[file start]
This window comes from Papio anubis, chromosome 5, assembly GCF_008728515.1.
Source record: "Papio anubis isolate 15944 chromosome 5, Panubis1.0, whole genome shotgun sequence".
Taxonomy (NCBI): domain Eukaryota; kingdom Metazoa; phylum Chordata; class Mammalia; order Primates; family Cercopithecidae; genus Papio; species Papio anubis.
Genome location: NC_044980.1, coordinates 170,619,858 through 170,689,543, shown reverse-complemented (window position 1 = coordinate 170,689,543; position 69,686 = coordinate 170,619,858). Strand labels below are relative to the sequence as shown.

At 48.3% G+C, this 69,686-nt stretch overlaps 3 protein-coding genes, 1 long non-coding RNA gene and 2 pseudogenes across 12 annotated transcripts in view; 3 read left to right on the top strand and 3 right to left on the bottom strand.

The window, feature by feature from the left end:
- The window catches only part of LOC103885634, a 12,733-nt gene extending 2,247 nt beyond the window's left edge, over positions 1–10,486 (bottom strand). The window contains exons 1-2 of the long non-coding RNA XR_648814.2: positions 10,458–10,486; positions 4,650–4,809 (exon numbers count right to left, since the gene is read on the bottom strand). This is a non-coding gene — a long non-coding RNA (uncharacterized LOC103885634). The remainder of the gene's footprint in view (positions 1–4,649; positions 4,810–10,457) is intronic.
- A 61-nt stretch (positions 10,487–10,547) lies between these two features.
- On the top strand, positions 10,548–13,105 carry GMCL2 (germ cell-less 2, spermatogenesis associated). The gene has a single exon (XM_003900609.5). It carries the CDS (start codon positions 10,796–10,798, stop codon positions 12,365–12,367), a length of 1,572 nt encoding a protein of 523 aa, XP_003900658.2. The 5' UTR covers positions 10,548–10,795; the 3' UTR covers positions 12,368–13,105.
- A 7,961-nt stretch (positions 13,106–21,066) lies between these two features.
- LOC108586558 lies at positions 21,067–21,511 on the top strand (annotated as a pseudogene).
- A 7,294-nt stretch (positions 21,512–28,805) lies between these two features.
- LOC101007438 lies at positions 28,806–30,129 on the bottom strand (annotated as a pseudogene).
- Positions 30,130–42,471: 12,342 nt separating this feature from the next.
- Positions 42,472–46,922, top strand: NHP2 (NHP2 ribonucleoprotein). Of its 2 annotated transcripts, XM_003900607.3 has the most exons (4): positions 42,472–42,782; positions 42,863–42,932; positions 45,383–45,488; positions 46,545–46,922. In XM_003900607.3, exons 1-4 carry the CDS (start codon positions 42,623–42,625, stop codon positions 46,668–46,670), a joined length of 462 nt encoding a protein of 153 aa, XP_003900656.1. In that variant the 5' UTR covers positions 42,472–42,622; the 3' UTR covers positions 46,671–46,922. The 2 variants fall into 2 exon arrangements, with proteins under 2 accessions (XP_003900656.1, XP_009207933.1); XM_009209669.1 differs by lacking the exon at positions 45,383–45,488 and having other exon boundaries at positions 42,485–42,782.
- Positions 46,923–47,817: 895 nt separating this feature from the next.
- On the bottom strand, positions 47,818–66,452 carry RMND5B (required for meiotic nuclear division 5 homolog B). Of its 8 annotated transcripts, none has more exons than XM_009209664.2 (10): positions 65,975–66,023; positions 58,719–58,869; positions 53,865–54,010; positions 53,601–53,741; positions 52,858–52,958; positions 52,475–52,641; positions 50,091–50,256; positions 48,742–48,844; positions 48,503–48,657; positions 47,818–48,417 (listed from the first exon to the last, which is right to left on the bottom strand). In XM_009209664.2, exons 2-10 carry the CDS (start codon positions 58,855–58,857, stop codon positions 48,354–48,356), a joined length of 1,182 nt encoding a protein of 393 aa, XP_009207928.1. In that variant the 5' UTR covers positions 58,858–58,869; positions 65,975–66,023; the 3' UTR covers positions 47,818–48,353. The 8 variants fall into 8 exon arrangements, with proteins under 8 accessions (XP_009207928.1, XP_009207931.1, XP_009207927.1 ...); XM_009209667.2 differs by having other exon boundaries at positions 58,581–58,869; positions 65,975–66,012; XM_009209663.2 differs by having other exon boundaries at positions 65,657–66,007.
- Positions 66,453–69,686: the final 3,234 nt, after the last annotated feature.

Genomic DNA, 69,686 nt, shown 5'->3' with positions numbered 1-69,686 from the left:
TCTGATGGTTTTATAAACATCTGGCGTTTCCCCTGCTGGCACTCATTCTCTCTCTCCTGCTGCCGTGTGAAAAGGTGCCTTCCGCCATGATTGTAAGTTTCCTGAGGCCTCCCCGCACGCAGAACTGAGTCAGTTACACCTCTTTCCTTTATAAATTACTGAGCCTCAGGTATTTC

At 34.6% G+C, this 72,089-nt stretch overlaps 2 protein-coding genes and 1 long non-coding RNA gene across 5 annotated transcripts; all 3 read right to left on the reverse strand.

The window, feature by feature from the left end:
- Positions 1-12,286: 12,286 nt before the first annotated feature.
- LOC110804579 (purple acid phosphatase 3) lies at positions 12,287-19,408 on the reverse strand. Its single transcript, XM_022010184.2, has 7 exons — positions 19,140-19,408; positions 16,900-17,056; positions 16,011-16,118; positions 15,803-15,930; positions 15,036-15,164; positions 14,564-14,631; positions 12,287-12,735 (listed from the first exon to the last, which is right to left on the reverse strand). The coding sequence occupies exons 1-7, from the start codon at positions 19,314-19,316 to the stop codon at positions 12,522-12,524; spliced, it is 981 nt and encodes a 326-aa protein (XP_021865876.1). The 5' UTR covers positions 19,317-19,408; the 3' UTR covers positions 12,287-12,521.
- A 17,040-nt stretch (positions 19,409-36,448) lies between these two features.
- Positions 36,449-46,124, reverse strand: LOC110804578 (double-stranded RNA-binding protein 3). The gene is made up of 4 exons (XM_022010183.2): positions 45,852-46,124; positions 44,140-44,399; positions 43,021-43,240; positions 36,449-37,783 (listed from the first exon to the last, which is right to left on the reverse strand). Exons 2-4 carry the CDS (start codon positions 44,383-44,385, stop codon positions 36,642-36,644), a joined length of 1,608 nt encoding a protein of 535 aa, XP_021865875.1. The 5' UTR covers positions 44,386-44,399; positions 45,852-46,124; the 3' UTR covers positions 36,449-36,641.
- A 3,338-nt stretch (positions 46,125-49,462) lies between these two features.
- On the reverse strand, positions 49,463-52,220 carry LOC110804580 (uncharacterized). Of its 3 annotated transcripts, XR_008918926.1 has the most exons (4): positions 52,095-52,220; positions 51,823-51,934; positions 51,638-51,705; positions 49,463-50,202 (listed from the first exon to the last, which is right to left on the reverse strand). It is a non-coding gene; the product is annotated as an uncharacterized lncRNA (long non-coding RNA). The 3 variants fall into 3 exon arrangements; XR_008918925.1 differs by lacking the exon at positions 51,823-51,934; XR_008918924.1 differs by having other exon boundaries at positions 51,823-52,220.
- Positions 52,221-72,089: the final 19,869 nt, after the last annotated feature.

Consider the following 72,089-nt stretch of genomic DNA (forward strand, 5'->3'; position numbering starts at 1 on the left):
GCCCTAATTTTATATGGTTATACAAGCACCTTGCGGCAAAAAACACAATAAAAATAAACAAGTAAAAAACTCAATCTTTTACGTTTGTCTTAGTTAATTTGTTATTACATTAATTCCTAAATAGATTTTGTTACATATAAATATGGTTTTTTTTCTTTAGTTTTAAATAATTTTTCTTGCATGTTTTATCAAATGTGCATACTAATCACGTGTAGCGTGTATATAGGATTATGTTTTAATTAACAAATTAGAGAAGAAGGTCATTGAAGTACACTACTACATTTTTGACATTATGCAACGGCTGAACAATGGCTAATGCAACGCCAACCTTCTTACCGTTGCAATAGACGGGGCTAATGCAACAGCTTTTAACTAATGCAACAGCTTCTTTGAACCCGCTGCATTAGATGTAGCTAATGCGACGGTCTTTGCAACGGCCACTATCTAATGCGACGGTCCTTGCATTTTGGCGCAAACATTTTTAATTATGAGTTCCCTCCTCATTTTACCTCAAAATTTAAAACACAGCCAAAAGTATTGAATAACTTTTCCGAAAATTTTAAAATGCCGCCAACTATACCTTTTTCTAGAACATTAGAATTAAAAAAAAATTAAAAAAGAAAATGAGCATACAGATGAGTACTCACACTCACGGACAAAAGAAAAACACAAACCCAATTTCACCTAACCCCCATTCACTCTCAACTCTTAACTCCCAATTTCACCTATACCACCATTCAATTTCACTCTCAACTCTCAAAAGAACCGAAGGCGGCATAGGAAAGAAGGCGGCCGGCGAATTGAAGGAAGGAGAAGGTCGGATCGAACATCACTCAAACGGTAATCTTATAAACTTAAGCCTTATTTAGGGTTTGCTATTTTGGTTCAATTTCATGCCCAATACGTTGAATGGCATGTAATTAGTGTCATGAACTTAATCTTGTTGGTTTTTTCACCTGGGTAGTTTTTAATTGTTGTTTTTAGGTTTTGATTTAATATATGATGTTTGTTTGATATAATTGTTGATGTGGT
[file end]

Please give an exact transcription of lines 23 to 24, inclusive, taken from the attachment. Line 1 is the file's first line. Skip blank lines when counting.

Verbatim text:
- Positions 1-12,286: 12,286 nt before the first annotated feature.
- LOC110804579 (purple acid phosphatase 3) lies at positions 12,287-19,408 on the reverse strand. Its single transcript, XM_022010184.2, has 7 exons — positions 19,140-19,408; positions 16,900-17,056; positions 16,011-16,118; positions 15,803-15,930; positions 15,036-15,164; positions 14,564-14,631; positions 12,287-12,735 (listed from the first exon to the last, which is right to left on the reverse strand). The coding sequence occupies exons 1-7, from the start codon at positions 19,314-19,316 to the stop codon at positions 12,522-12,524; spliced, it is 981 nt and encodes a 326-aa protein (XP_021865876.1). The 5' UTR covers positions 19,317-19,408; the 3' UTR covers positions 12,287-12,521.